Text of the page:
Big Game?...I'm game
Big Game?...I'm game
Finally realising a promise I made to myself 18 years ago!
Back in 2006, I dragged the old Fast Fisher 140 miles North, launching her into Sheep-haven Bay, from Downings harbour. We were targeting Blue Shark on that adventure, weather dependant of course, and with a large helping of luck from Mother Nature, we managed to venture far enough off-shore ( around seven miles) to put us in with a reasonable chance of success.
An old article for Irish Angler Magazine, 2006
We caught and tagged a handful of fish on that day-long drift, but the fight of one particular Shark behaved completely different from any I've hooked previously. Blues, in my experience "run" a bit, pull well and tend to dive, with the majority of the fight taking place below the boat. In stark contrast, this fish burnt line off the reel, and remained high in the water, regularly breaking the surface, a Blue Shark on steroids I thought!
Back in 2006, my first porbeagle Shark
Believing this to be a large Blue, she eventually came close enough that we were able to catch a glimpse. I was stunned to see what I initially thought to be a massive Tope. Grey, sleek, with white flanks and an impressive turn of speed. Three times full circle around the boat before I managed to subdue her with a soft rope around the wrist of the tail....bloody hell, a small Porgie! My first encounter with this species. She eventually calmed enough, that we were able to lift her aboard for tagging and measurements. That's when all hell broke loose. Rods smashed into the air, tackle boxes wrecked, total bedlam.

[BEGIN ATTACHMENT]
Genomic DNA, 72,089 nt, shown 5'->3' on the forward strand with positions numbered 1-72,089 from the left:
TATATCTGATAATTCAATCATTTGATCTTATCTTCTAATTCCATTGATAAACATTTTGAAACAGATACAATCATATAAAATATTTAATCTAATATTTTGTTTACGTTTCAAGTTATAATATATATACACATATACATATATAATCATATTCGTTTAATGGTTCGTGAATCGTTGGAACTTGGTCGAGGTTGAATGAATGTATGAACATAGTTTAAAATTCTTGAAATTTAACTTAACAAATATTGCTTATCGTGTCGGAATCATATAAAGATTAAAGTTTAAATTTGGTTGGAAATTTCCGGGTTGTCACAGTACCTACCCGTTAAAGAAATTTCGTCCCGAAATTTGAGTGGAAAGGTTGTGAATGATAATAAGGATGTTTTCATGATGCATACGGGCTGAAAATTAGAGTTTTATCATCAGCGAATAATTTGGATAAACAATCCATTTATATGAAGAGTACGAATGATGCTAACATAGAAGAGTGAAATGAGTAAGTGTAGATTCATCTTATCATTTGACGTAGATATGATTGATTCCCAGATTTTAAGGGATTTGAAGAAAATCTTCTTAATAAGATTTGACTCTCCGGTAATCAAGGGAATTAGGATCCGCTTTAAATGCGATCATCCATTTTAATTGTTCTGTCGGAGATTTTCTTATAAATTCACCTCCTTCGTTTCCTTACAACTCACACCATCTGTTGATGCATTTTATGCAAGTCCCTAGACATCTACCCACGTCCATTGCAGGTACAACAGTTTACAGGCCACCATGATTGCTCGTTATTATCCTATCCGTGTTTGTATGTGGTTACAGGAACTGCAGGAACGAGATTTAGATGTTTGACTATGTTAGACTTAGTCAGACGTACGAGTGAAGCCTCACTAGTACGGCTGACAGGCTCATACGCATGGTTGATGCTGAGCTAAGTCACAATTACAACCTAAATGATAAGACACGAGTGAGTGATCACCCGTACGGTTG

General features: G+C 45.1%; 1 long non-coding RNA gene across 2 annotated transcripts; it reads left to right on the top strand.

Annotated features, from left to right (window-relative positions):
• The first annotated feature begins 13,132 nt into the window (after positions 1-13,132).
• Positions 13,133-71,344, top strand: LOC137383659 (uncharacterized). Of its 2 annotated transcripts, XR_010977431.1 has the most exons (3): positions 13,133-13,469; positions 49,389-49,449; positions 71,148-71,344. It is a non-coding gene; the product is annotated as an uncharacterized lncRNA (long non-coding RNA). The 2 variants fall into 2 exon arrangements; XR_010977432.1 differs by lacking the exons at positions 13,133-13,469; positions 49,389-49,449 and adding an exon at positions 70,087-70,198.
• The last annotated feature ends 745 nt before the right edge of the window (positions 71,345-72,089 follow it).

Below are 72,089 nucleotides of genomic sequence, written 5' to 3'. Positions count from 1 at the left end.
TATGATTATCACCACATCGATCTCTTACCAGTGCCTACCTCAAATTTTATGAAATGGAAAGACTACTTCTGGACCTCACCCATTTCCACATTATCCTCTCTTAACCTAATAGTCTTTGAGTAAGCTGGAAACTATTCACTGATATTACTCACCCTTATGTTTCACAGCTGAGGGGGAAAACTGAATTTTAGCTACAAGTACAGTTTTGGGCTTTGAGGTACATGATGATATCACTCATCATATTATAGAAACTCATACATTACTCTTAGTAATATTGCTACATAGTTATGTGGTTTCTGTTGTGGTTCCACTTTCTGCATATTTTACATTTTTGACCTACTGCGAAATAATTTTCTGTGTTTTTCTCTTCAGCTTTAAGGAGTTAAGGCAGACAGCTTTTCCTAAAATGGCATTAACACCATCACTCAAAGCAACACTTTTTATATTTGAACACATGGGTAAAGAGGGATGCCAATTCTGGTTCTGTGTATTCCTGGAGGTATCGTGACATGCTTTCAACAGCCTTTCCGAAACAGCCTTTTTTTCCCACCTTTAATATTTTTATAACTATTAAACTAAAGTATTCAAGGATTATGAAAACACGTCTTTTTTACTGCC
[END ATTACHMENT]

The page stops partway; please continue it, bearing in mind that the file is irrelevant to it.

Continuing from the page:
My two companions ran into the cabin, leaving me straddled over her like a cowboy on a wild thrashing mare, with a wet towel on her head to finally calm her down. I won't be doing that again in a hurry! Safer in the water methinks. She was measured, weighed, tagged and safely returned. Interestingly, using the standard length-girth based formula, she worked out almost exactly the weight on my calibrated scales, just under 100lbs. She would have been some Tope! What an experience, hands shaking from the rush of adrenaline, I promised myself I would have to try that again.